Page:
The Everglades are a natural region of tropical wetlands in the southern portion of the U.S. state of Florida, comprising the southern half of a large watershed. The Everglades are shaped by water and fire, experiencing frequent flooding in the wet season and drought in the dry season. Like most regions with this climate type, there are two basic seasons - a "dry season " (winter) which runs from November through April, and a "wet season" (summer) which runs from May through October. The landscapes we see today in Everglades National Park, and in all of south Florida, are the direct result of geologic events of the past and ongoing environmental processes. Although the activities of humans have altered the south Florida landscape, the geologic record is still intact.
The geologic secrets of the earth are visible to all who learn to recognize them. It is impossible to consider the geology of the Everglades without also considering the hydrology.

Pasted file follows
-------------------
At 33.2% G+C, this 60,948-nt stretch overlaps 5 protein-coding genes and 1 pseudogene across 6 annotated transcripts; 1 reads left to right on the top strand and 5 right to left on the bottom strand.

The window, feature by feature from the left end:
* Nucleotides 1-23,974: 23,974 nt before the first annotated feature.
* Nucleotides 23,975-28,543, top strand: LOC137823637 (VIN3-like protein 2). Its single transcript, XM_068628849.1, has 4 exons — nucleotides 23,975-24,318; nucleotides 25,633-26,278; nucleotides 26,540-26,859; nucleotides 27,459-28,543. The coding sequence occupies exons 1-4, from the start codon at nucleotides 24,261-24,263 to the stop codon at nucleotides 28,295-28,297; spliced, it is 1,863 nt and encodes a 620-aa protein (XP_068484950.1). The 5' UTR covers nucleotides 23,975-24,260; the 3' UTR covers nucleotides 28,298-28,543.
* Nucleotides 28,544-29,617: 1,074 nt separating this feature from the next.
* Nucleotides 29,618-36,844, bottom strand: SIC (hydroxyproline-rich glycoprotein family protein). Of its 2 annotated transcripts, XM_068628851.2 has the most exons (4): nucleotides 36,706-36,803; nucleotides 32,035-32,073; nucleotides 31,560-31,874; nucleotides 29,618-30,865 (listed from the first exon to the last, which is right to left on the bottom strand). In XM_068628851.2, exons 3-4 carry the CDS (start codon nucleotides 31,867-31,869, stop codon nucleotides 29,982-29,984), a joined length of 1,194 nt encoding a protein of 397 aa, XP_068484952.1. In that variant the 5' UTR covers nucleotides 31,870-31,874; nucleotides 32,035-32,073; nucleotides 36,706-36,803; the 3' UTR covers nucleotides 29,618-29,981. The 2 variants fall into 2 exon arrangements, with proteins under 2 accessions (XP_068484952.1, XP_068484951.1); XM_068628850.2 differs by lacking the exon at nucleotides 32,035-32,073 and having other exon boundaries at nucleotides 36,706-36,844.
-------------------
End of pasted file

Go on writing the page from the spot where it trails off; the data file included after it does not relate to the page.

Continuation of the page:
Primarily consisting of limestone, the bedrock geology of Everglades National Park has responded over time to the ongoing processes of weathering, erosion, compaction of organic sediments, unique hydrologic conditions, and episodes of sea-level rise and fall to produce the landscapes we see today.
The first criterion listed by the United Nations Educational, Scientific and Cultural Organization (UNESCO) in its designation of Everglades National Park as a World Heritage Site in 1979 is: The Everglades is a vast, nearly flat seabed that was submerged at the end of the last Ice Age.
Its limestone substrate is one of the most active areas of modern carbonate sedimentation. UNESCO recognized that the subtropical wetlands, coastal and marine...
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